12-15 pandan leaves, pureed and juice extracted. (probably need to add a little water if using blender)
Gula Melaka - 4-6 tablespoons. Use best quality if you can find it. Chop finely and mix with
Caster Sugar - 3 teaspoons

Glutinous rice flour 1 cup
Coconut - 2/3rd grated

1. Believe it or not, just mix the glutinous rice flour with the pandan "juice" until it forms a cohesive dryish dough, adding a little water here and there along the way. Initially it might just form clumps of green flour stuck together.

2. Meanwhile, bring a pot of water to boil. ( I usually pre boil water in a kettle first, then let it boil on gas stove. Somehow, I think wasting electricity is not as bad as wasting gas).

3. Roll the dough into a long sausage, 1 inch diameter. Cut into small pieces, about 1 inch apart as well. Like playdough, shape it into a disc, and place the gula melaka & sugar mixture into the centre. Close the disc to shape a ball.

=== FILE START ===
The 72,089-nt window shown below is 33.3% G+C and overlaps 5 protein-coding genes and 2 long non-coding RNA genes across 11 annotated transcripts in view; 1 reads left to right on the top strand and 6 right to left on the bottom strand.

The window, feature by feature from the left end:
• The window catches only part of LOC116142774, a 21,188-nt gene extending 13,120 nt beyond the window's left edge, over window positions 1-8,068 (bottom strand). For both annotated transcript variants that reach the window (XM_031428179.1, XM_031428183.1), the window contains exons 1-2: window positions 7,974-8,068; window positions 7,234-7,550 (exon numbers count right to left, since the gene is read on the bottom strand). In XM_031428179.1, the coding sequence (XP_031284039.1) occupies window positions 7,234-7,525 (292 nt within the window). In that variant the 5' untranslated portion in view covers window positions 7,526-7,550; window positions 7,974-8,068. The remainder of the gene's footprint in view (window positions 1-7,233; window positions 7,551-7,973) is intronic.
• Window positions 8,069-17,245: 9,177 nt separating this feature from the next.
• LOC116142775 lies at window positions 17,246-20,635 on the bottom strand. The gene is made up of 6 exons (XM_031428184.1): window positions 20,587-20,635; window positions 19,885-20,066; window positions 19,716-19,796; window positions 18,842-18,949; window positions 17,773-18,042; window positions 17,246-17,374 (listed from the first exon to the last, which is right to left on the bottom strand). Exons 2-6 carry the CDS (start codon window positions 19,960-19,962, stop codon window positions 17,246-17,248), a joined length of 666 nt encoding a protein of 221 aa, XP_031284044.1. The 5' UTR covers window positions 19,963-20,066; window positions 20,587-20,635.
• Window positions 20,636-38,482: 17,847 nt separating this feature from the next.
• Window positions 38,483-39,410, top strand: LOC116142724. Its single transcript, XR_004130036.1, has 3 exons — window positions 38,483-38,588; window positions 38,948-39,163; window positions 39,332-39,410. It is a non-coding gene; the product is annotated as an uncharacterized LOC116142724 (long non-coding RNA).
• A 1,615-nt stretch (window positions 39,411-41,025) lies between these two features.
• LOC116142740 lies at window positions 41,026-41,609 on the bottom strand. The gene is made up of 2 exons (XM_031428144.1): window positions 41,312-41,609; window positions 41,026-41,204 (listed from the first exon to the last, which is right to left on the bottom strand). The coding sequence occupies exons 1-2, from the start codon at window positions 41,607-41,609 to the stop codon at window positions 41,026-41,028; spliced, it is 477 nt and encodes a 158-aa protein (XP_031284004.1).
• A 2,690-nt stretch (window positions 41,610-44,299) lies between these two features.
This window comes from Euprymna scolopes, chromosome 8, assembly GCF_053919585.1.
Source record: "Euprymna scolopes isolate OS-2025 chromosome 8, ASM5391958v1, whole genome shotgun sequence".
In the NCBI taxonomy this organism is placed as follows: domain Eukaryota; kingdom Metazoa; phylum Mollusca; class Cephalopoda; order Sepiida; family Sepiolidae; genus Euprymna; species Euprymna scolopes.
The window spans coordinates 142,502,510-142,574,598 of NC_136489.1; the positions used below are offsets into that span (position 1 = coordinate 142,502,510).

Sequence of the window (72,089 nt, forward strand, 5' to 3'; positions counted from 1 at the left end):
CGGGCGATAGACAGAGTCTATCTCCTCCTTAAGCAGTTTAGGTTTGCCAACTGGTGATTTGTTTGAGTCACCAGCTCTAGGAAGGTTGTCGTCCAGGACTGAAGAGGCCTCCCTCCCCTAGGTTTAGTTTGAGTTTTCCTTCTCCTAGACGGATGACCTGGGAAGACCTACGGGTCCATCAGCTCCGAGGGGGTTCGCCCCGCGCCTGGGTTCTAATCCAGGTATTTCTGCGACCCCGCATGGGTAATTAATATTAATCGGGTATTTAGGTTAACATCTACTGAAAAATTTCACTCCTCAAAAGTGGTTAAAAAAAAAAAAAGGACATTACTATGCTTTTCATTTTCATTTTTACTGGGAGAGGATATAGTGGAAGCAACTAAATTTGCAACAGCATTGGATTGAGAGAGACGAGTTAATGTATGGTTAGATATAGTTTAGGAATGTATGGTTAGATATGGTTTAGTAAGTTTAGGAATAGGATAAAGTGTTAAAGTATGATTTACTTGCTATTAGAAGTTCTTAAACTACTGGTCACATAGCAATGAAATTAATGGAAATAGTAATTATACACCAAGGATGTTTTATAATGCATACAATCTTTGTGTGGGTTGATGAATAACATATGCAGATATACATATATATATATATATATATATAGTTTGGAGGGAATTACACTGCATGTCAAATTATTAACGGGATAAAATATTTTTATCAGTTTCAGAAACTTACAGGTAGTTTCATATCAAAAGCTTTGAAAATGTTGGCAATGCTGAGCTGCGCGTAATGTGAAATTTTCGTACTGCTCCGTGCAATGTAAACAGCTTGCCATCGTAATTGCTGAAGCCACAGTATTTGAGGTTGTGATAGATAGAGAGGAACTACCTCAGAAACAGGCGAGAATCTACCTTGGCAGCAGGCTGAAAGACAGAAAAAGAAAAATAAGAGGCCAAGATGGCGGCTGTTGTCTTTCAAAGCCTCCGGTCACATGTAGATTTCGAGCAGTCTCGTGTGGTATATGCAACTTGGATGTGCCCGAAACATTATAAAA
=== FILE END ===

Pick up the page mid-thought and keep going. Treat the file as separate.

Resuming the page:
4. Chuck the balls into the boiling water, and wait till they float. There's really quite a sense of euphoria when they do. Fish them out, toss until dry, do not try to juggle with bare hands. Toss in grated coconut. All flaws will be covered once its coated in the snow white coconut.

Might not be exactly commercial standard, but tastes quite good, and the kids LOVE making this. OH, YA, it makes only about 13-15. Hardly worth the effort, so I suggest doubling everything. (The flour, mainly)

Wednesday, December 21, 2005

Orange Mocha Brownies, Dedicated to Rachel Tsan

Line a square cake pan, simply, with baking paper overhanging from both sides. ie, north and south. OR east and west.
Preheat oven to moderate. Dunno what it is on your oven, but that's about 170C.

1½ cups plain flour, sifted
2/3 cups cocoa (that's two thirds, not two OR three)
1 tablespoon coffee powder (don't bother putting in expensive stuff)
1½ cups caster sugar (or less)
250 gms butter, softened (leave at room temperature for abt 15 minutes)
4 eggs lightly beaten